This may cause you to smile, because there are many folks who feel that they don’t have any spare time.  But some of the things we are going to mention will save you time in the long run.  The weekend might be a good time to start, so let’s get going! 

How many times do you get a bill from a clinic, doctor, or hospital and you just lay it aside for a while?  Do you think, “I don’t remember seeing Dr. X on that particular day”, or “I didn’t have that test”?  Don’t pay that bill until you have received your Explanation of Benefits from your insurance company.  If you are on Medicare, you will get an EOB from them, and then one from your supplemental insurance.  I started a folder for each of us, my husband and me, and keep them separate, with the date of our doctor visit and the reason we went.  Then, when the bill arrives, I can compare it to their charges.  Once I receive the EOB’s from the supplemental insurance company,  I know for sure what I really owe. 

Experts estimate $100 billion is lost to health care fraud in the United States each year.  Patients and consumers feel these losses in the form of higher health care costs.  If you are billed for services or equipment you didn’t get, and you need that item or service later, your claim could be denied on the basis you’ve already received it.  This is a very important reason you should scrutinize your bill.  If a provider files a suspicious claim on your policy, it can mean a number of things, including a billing error, a fraudulently filed claim, or possible identity theft. 

Keep your medical folder or diary current, as it’s easy to forget when we went to the doctor, especially if we aren’t feeling well that day.  This has worked for me, and is like putting a puzzle together once all the explanations of benefits have come in.  Don’t pay the bill up front, as many times that is duplicating payment – you go ahead and pay it, then your insurance pays it, and it will be much harder for you to get a refund for overpayment.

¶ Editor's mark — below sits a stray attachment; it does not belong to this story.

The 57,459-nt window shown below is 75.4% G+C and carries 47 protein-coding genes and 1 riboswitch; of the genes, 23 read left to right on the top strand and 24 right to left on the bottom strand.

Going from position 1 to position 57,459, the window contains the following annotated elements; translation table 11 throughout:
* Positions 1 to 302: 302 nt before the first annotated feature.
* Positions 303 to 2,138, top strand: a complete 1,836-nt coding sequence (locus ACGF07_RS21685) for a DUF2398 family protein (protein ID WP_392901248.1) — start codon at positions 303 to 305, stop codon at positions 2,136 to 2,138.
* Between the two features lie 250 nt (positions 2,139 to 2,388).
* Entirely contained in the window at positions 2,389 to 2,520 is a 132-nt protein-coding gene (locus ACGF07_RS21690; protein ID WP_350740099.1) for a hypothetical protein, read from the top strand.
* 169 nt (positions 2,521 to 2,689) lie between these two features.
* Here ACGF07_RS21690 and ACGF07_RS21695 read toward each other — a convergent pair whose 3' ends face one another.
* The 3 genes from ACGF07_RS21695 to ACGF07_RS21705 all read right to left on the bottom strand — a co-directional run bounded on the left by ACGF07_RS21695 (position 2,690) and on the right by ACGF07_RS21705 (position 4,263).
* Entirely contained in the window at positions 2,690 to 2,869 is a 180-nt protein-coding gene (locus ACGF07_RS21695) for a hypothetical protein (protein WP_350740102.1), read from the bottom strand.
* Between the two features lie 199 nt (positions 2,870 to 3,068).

Another kind of record-keeping that might make your life easier is one that helps you keep track of a certain goal you are trying to reach – whether it is quitting smoking, exercising more, or managing a health condition such as diabetes or high blood pressure.  I remember as a kid, I loved to write in a diary every day.  If you are trying to lose weight, keeping a food diary is helpful.  A study in the American Journal of Preventive Medicine found people who kept a daily food diary for six months lost twice as much weight as those who kept no records.  There are even electronic tools that come preloaded with information, such as foods’ fat and calorie content; these may become more accurate.  But a paper and pencil diary is inexpensive and easy to set up.  The main thing is to check in with your diary often.  Write down the food you eat right after the meal, so you don’t forget.  A study in the journal Contemporary Clinical Trials reported people who recorded what they ate within 15 minutes of their meal lost the most weight. 

There are probably several goals you have set for yourself rather than losing weight, or keeping up with health costs.  It may be handling stress at work.  When our inner thoughts stay hidden in our minds, frustration builds up, and we don’t know how to overcome this.  Document things that you feel are causing this stress.  Seeing it in writing will reveal how you are dealing with it.  Just taking the time to write your feelings down may be as successful as talking it out with another person.  Try the diary approach and see if it will help. 

Keeping records at home are as important as any records you are responsible for in your line of work.  See if keeping a diary will help you be successful in reaching your goals.  Have a great week-end, and a safe one!